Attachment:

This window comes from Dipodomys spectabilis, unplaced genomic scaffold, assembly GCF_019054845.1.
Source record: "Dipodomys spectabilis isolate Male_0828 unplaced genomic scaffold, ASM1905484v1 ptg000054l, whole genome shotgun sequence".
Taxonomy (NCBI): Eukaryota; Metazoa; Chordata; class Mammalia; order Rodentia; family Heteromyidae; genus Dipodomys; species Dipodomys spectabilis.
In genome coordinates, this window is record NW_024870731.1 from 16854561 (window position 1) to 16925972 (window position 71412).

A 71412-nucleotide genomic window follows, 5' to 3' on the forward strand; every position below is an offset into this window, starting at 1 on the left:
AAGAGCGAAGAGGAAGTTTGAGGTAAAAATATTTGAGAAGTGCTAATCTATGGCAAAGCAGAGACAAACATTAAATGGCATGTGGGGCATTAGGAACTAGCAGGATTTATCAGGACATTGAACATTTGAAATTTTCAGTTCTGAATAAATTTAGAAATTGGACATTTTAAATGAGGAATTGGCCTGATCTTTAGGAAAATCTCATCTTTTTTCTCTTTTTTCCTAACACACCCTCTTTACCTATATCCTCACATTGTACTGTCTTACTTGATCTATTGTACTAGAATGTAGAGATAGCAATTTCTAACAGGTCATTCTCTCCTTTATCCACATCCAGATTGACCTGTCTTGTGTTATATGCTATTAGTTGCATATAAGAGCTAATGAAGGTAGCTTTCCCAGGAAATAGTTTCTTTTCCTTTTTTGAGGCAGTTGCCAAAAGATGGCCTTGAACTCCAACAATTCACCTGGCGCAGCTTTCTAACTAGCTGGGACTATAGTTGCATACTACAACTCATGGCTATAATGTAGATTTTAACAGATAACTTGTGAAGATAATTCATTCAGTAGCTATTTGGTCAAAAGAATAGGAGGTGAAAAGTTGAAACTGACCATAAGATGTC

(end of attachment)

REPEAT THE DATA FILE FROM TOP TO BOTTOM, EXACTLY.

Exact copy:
This window comes from Dipodomys spectabilis, unplaced genomic scaffold, assembly GCF_019054845.1.
Source record: "Dipodomys spectabilis isolate Male_0828 unplaced genomic scaffold, ASM1905484v1 ptg000054l, whole genome shotgun sequence".
Taxonomy (NCBI): Eukaryota; Metazoa; Chordata; class Mammalia; order Rodentia; family Heteromyidae; genus Dipodomys; species Dipodomys spectabilis.
In genome coordinates, this window is record NW_024870731.1 from 16854561 (window position 1) to 16925972 (window position 71412).

A 71412-nucleotide genomic window follows, 5' to 3' on the forward strand; every position below is an offset into this window, starting at 1 on the left:
AAGAGCGAAGAGGAAGTTTGAGGTAAAAATATTTGAGAAGTGCTAATCTATGGCAAAGCAGAGACAAACATTAAATGGCATGTGGGGCATTAGGAACTAGCAGGATTTATCAGGACATTGAACATTTGAAATTTTCAGTTCTGAATAAATTTAGAAATTGGACATTTTAAATGAGGAATTGGCCTGATCTTTAGGAAAATCTCATCTTTTTTCTCTTTTTTCCTAACACACCCTCTTTACCTATATCCTCACATTGTACTGTCTTACTTGATCTATTGTACTAGAATGTAGAGATAGCAATTTCTAACAGGTCATTCTCTCCTTTATCCACATCCAGATTGACCTGTCTTGTGTTATATGCTATTAGTTGCATATAAGAGCTAATGAAGGTAGCTTTCCCAGGAAATAGTTTCTTTTCCTTTTTTGAGGCAGTTGCCAAAAGATGGCCTTGAACTCCAACAATTCACCTGGCGCAGCTTTCTAACTAGCTGGGACTATAGTTGCATACTACAACTCATGGCTATAATGTAGATTTTAACAGATAACTTGTGAAGATAATTCATTCAGTAGCTATTTGGTCAAAAGAATAGGAGGTGAAAAGTTGAAACTGACCATAAGATGTC